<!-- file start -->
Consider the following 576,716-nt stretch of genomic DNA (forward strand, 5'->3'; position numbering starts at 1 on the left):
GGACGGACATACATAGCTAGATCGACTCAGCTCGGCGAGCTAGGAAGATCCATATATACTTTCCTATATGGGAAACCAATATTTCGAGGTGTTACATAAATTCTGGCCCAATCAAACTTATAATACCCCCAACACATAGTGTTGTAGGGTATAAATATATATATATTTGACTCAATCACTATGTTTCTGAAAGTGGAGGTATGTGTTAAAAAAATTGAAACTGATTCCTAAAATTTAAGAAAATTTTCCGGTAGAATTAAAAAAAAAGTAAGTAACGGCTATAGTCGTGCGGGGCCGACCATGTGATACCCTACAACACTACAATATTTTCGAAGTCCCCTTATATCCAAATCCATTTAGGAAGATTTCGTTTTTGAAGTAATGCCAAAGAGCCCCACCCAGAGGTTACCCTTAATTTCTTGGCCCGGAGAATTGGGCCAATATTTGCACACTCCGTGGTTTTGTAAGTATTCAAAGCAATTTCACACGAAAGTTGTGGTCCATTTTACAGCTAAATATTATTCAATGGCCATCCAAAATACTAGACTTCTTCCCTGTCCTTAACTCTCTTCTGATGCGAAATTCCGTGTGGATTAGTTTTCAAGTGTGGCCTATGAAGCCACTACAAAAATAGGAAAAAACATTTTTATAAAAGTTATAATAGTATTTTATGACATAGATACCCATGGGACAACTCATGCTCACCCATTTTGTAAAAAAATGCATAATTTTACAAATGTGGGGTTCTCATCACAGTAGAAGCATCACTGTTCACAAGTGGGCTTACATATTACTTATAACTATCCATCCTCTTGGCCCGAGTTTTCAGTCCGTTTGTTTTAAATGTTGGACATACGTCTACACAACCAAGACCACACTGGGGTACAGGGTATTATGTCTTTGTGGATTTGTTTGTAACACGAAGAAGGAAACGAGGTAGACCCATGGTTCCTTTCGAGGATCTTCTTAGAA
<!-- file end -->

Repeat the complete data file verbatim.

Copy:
Consider the following 576,716-nt stretch of genomic DNA (forward strand, 5'->3'; position numbering starts at 1 on the left):
GGACGGACATACATAGCTAGATCGACTCAGCTCGGCGAGCTAGGAAGATCCATATATACTTTCCTATATGGGAAACCAATATTTCGAGGTGTTACATAAATTCTGGCCCAATCAAACTTATAATACCCCCAACACATAGTGTTGTAGGGTATAAATATATATATATTTGACTCAATCACTATGTTTCTGAAAGTGGAGGTATGTGTTAAAAAAATTGAAACTGATTCCTAAAATTTAAGAAAATTTTCCGGTAGAATTAAAAAAAAAGTAAGTAACGGCTATAGTCGTGCGGGGCCGACCATGTGATACCCTACAACACTACAATATTTTCGAAGTCCCCTTATATCCAAATCCATTTAGGAAGATTTCGTTTTTGAAGTAATGCCAAAGAGCCCCACCCAGAGGTTACCCTTAATTTCTTGGCCCGGAGAATTGGGCCAATATTTGCACACTCCGTGGTTTTGTAAGTATTCAAAGCAATTTCACACGAAAGTTGTGGTCCATTTTACAGCTAAATATTATTCAATGGCCATCCAAAATACTAGACTTCTTCCCTGTCCTTAACTCTCTTCTGATGCGAAATTCCGTGTGGATTAGTTTTCAAGTGTGGCCTATGAAGCCACTACAAAAATAGGAAAAAACATTTTTATAAAAGTTATAATAGTATTTTATGACATAGATACCCATGGGACAACTCATGCTCACCCATTTTGTAAAAAAATGCATAATTTTACAAATGTGGGGTTCTCATCACAGTAGAAGCATCACTGTTCACAAGTGGGCTTACATATTACTTATAACTATCCATCCTCTTGGCCCGAGTTTTCAGTCCGTTTGTTTTAAATGTTGGACATACGTCTACACAACCAAGACCACACTGGGGTACAGGGTATTATGTCTTTGTGGATTTGTTTGTAACACGAAGAAGGAAACGAGGTAGACCCATGGTTCCTTTCGAGGATCTTCTTAGAA